5327 Practice of Law in the Oil & Gas Industry - BORTKA- 23292
Lynn Bortka (ADJUNCT)
Course Areas: Energy, Natural Resources and Environmental Law
Time: 7:30p-9:00p MW Location: TUII-211
Course Outline: Houston is the “Oil Capital of the World”. Nearly all major and large independent oil and gas companies have offices in Houston. Hundreds of oil-business related companies call Houston “home”. Texas, as well as Houston, have perpetual needs for lawyers who understand how the oil and gas industry works and who are able to identify issues and offer practical legal solutions for the industry’s problems.
Nine million Americans are employed directly or indirectly in the oil and gas business. The United States is the world’s third largest producer of hydrocarbons with over 500,000 active wells operated by 18,000 oil and gas companies. There are 162,000 service stations, hundreds of thousands of miles of pipelines and 141 refineries operating in the United States. America has 3,800 offshore platforms producing oil and gas; nearly all of which are in the Gulf of Mexico. The industry is a behemoth.
Major stakeholders in the oil and gas business include landowners; developers; royalty owners; realtors; banks; local, state, and federal governments; foreign governments; regulatory agencies; non-governmental organizations; and shipping companies. Business men, accountants, economists, geologists, engineers, environmental scientists, public officials, and lawyers represent only a few of the professionals that make full time careers in the oil business or find themselves in positions to regularly and professionally interact with and represent people who do so.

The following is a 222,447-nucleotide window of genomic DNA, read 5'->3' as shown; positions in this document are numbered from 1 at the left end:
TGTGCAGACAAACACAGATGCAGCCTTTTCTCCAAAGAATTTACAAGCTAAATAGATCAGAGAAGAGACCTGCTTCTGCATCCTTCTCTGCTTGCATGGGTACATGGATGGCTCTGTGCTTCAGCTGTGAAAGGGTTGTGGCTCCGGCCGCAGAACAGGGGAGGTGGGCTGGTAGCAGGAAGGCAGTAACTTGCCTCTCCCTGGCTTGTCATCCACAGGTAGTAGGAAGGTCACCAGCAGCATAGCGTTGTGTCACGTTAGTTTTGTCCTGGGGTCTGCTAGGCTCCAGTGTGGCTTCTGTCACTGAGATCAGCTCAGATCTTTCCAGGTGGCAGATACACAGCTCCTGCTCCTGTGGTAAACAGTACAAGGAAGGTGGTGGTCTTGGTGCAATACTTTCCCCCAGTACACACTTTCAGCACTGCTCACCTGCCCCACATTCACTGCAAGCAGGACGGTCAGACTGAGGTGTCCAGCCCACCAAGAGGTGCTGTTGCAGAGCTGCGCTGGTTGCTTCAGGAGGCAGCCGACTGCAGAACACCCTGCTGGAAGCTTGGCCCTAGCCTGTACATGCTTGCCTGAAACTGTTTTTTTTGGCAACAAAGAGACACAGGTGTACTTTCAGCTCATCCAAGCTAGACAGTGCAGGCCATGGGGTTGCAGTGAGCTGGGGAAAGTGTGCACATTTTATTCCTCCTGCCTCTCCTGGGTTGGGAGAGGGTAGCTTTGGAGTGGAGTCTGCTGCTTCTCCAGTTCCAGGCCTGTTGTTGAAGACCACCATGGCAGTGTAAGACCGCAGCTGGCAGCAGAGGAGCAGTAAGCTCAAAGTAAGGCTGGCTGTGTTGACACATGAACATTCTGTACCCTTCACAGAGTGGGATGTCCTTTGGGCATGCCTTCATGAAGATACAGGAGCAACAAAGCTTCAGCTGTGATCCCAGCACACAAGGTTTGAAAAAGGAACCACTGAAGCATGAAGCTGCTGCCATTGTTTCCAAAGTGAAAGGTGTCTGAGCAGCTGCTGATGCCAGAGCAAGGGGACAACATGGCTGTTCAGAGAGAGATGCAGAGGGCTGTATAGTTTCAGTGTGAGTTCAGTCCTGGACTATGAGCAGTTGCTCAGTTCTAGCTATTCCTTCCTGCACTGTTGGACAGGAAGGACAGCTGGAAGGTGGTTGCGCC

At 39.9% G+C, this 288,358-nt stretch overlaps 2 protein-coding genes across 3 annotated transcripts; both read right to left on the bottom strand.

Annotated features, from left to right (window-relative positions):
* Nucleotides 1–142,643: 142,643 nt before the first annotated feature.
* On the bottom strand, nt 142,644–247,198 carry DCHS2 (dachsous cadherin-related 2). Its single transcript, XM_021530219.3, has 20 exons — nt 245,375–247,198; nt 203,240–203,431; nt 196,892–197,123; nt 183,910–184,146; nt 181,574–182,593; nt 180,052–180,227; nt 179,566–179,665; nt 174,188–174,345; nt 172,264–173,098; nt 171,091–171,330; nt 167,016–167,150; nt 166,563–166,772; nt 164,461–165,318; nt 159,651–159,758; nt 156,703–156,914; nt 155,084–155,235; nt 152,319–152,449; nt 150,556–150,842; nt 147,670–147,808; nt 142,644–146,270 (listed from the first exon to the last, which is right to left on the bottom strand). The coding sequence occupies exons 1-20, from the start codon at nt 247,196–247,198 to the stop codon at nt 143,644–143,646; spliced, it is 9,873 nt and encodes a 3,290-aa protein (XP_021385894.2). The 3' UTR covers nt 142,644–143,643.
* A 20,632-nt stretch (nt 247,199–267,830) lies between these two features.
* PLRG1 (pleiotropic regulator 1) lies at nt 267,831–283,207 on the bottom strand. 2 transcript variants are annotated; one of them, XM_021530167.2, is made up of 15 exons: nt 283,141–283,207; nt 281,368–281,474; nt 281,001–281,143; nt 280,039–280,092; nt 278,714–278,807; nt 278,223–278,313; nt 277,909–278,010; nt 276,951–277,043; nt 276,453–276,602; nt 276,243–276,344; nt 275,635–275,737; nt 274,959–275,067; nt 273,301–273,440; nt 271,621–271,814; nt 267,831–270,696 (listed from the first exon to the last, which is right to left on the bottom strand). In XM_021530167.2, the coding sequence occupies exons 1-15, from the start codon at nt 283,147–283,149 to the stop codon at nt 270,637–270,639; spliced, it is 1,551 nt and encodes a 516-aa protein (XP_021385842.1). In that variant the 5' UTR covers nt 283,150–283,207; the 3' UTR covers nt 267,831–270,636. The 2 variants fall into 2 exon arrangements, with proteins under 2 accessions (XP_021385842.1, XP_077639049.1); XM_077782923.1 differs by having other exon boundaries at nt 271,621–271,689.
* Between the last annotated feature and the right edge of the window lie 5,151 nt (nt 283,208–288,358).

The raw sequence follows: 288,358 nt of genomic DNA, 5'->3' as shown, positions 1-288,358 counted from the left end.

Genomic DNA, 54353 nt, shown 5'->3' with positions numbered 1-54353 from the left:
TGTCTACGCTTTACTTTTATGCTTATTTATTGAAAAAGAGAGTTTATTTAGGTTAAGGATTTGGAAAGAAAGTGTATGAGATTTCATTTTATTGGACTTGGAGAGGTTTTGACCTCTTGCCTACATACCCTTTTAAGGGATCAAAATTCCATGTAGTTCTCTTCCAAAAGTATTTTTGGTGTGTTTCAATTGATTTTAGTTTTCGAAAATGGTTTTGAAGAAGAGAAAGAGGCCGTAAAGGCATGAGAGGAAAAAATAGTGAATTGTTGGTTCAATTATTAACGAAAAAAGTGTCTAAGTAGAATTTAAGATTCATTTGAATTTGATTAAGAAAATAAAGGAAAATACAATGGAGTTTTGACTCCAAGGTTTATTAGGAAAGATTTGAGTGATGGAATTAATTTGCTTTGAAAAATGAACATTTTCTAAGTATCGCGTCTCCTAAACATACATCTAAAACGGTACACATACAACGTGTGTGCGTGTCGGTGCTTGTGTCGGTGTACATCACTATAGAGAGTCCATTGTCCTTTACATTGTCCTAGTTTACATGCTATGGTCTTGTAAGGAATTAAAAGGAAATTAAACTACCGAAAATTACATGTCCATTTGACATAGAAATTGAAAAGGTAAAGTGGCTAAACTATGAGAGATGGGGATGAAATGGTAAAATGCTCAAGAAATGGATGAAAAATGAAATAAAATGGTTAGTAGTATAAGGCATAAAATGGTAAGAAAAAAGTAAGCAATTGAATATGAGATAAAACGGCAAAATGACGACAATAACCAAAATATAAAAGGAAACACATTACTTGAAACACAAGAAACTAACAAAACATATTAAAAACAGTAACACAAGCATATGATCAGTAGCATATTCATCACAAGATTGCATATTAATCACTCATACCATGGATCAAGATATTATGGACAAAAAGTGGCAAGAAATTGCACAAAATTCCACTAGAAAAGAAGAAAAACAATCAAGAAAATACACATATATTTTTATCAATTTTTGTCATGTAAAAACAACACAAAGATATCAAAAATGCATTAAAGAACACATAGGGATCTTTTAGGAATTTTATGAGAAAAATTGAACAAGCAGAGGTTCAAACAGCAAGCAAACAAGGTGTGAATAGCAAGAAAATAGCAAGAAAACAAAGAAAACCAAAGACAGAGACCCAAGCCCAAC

The oil industry created and continues to use an extensive, unique, and colorful language that can confuse and impede those outside of the oil-patch. The most successful lawyers in this industry understand the business and its language and are able to identify legal issues that arise from the well-site to the gas pump. Clients gravitate toward lawyers that can speak their language and help them solve problems.
This course teaches oil industry business basics and terminology. It teaches basic concepts of exploration, production, pipeline operation and refining that are known by the majority of operating and business people working in those groups. Knowing these basics will equip the lawyer to better negotiate and advocate for his or her client and more easily identify legal issues, opportunities, causes of action, and remedies.
Oil companies often take opposing positions with respect to environmental protection, employment law, health and safety, use of independent contractors, risk taking, and regulatory and legislative advocacy. Knowing how and why these positions are taken, and the legal risks associated with each position help company-lawyers best serve their clients. Knowing these business and legal rationales also benefits lawyers collaborating with, or working in opposition to, the oil companies such as trial attorneys, regulatory attorneys, and lawyers from non-governmental organizations.
The student should complete the course with an appreciation of how the entire industry “works”, be able to identify legal issues that typically arise in numerous business disputes and opportunities, and be better prepared to assist his or her client with optimal legal solutions to those matters.
Course Syllabus: Syllabus revised 1/8/2014
Course Notes: This is an LL.M class, and JD students may register, if space is available.
Prerequisites: Per professor, This course is NOT a substitute for Oil & Gas Law.
First Day Assignments: First Day Assignment
Final Exam Schedule: 05/03 9am-Noon 240 TU2 215 TU2
This course will have:
Satisfies Skills Course Requirement: No
Satisfies Senior Upper Level Writing Requirement: No
Experiential Course Type: